Hatemi PK, Medland SE, Klemmensen R, Oskarsson S, Littvay L, Dawes CT, Verhulst B, McDermott R, Nørgaard AS, Klofstad CA, Christensen K, Johannesson M, Magnusson PK, Eaves LJ, Martin NG
Behav. Genet. 44 (3) 282-294 [2014-05-00; online 2014-02-27]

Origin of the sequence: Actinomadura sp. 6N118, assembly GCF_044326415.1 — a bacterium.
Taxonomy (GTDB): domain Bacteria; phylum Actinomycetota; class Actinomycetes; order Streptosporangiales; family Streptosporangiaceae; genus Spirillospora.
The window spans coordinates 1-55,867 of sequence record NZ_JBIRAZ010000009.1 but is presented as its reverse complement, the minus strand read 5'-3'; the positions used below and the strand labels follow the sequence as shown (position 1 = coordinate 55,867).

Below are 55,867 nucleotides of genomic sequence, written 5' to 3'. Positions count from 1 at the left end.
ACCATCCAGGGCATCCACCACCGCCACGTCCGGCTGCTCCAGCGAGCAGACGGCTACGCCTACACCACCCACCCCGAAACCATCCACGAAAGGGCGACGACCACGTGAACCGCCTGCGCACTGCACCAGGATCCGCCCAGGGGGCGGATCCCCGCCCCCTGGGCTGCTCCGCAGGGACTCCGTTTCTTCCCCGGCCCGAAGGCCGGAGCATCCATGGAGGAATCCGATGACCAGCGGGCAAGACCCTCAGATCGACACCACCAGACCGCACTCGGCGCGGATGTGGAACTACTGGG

Almost 40 years ago, evidence from large studies of adult twins and their relatives suggested that between 30 and 60% of the variance in social and political attitudes could be explained by genetic influences. However, these findings have not been widely accepted or incorporated into the dominant paradigms that explain the etiology of political ideology. This has been attributed in part to measurement and sample limitations, as well the relative absence of molecular genetic studies. Here we present results from original analyses of a combined sample of over 12,000 twins pairs, ascertained from nine different studies conducted in five democracies, sampled over the course of four decades. We provide evidence that genetic factors play a role in the formation of political ideology, regardless of how ideology is measured, the era, or the population sampled. The only exception is a question that explicitly uses the phrase "Left-Right". We then present results from one of the first genome-wide association studies on political ideology using data from three samples: a 1990 Australian sample involving 6,894 individuals from 3,516 families; a 2008 Australian sample of 1,160 related individuals from 635 families and a 2010 Swedish sample involving 3,334 individuals from 2,607 families. No polymorphisms reached genome-wide significance in the meta-analysis. The combined evidence suggests that political ideology constitutes a fundamental aspect of one's genetically informed psychological disposition, but as Fisher proposed long ago, genetic influences on complex traits will be composed of thousands of markers of very small effects and it will require extremely large samples to have enough power in order to identify specific polymorphisms related to complex social traits.
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